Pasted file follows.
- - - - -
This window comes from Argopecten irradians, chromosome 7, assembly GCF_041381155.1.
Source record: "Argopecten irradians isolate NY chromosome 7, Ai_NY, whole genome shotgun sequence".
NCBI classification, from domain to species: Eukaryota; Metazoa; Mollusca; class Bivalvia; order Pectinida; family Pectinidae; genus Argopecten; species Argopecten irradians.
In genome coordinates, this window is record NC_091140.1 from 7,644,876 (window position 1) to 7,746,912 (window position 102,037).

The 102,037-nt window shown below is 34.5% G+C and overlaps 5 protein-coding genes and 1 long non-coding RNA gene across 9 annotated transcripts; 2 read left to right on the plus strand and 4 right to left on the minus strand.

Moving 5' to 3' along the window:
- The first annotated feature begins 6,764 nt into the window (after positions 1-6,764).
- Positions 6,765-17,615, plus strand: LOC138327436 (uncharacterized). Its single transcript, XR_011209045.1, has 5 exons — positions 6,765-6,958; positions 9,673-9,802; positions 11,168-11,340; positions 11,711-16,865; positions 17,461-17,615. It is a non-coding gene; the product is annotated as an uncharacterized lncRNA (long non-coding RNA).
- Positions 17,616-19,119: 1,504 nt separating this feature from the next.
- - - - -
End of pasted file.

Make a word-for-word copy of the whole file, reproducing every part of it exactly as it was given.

This window comes from Argopecten irradians, chromosome 7, assembly GCF_041381155.1.
Source record: "Argopecten irradians isolate NY chromosome 7, Ai_NY, whole genome shotgun sequence".
NCBI classification, from domain to species: Eukaryota; Metazoa; Mollusca; class Bivalvia; order Pectinida; family Pectinidae; genus Argopecten; species Argopecten irradians.
In genome coordinates, this window is record NC_091140.1 from 7,644,876 (window position 1) to 7,746,912 (window position 102,037).

The 102,037-nt window shown below is 34.5% G+C and overlaps 5 protein-coding genes and 1 long non-coding RNA gene across 9 annotated transcripts; 2 read left to right on the plus strand and 4 right to left on the minus strand.

Moving 5' to 3' along the window:
- The first annotated feature begins 6,764 nt into the window (after positions 1-6,764).
- Positions 6,765-17,615, plus strand: LOC138327436 (uncharacterized). Its single transcript, XR_011209045.1, has 5 exons — positions 6,765-6,958; positions 9,673-9,802; positions 11,168-11,340; positions 11,711-16,865; positions 17,461-17,615. It is a non-coding gene; the product is annotated as an uncharacterized lncRNA (long non-coding RNA).
- Positions 17,616-19,119: 1,504 nt separating this feature from the next.